This endeavor has been underway since 2002 and has taken much effort led by Historic Bethlehem Museums & Sites. In 2012, Historic Moravian Bethlehem was designated a National Historic Landmark District, one of 8 in Pennsylvania and about 200 in the United States.
Global Recognition for Moravian Heritage and Ideals
With its intact core of original buildings, this National Historic Landmark District preserves some of the most important structures and sites relating to the Moravians in the New World and is significant as an outstanding example of Moravian architecture and town planning.
Historic Moravian Bethlehem’s footprint is 10.88 acres of the original 18th-century Moravian settlement which served as the center of Moravian Church activities in America. The settlement played a key role in both the international and American Moravian communities.
Today, visitors can experience some of the finest 18th century colonial Germanic architecture in the nation and explore some of the artifacts that speak to the Moravian community.
In the News
Learn more about Historic Moravian Bethlehem's nomination to the US Tentative List.
“The Moravian District is a source of pride for the city of Bethlehem and the surrounding Lehigh Valley, as it has provided a unique, historically rich, and culturally significant way of life for over 300 years. The United States is filled with a number of important historical sites, so to even be considered is an honor.” - Former US Congressman Charlie Dent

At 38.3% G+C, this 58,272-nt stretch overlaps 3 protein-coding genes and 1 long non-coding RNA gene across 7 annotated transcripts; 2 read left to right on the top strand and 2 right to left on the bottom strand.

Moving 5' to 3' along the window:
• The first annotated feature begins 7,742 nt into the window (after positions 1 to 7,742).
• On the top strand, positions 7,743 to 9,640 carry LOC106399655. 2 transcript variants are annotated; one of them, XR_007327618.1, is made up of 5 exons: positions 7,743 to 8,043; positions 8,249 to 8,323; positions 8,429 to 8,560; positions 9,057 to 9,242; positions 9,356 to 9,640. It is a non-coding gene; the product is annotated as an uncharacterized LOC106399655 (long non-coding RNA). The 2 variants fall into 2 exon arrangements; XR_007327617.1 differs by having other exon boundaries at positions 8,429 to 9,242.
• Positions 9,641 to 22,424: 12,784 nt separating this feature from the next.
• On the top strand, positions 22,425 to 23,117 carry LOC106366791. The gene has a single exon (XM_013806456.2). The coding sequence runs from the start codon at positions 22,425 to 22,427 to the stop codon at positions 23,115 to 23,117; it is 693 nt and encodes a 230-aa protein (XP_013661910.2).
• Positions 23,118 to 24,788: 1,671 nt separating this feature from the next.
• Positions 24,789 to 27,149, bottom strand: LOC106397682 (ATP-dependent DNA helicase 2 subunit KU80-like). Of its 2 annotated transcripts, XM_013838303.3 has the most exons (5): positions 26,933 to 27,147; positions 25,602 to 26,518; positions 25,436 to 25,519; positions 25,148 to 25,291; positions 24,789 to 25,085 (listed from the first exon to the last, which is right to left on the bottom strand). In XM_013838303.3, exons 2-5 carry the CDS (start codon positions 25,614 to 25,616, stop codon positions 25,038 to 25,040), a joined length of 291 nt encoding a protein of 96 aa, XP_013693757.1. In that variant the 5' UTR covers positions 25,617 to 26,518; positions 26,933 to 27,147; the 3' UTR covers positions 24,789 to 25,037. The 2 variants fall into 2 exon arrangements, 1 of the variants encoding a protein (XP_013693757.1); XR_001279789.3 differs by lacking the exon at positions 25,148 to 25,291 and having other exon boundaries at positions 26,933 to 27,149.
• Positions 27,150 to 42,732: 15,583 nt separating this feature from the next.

Historic Moravian Bethlehem’s Bid for World Heritage Status
The world is watching us.
That’s because Historic Moravian Bethlehem is poised to become a World Heritage Site. That’s big. Very audacious. Being named a World Heritage Site puts us in the same league as national treasures like Independence Hall, the Statue of Liberty, and the Grand Canyon, and globally iconic sites such as the Great Wall of China, Acropolis, and Pyramids of Egypt.
Historic Moravian Bethlehem is a masterpiece of human creative genius with culture, architecture, and design that are exceptional and have universal value to humankind. That is what the team that evaluates potential World Heritage Sites looks for, and we’ve had it for centuries here in Bethlehem.
74 West Broad Street, Suite 310, Bethlehem, PA 18018 | Phone: 610-882-0450 | FAX: 610-882-0460 | [email protected]
Historic Bethlehem Partnership, Inc. is a not-for-profit 501(c)(3) organization. Registration and financial information about Historic Bethlehem Partnership, Inc. may be obtained from the Pennsylvania Department of State by calling toll-free, within Pennsylvania, 1-800-732-0999, or on the web at www.dos.state.pa.us. Registration does not imply endorsement.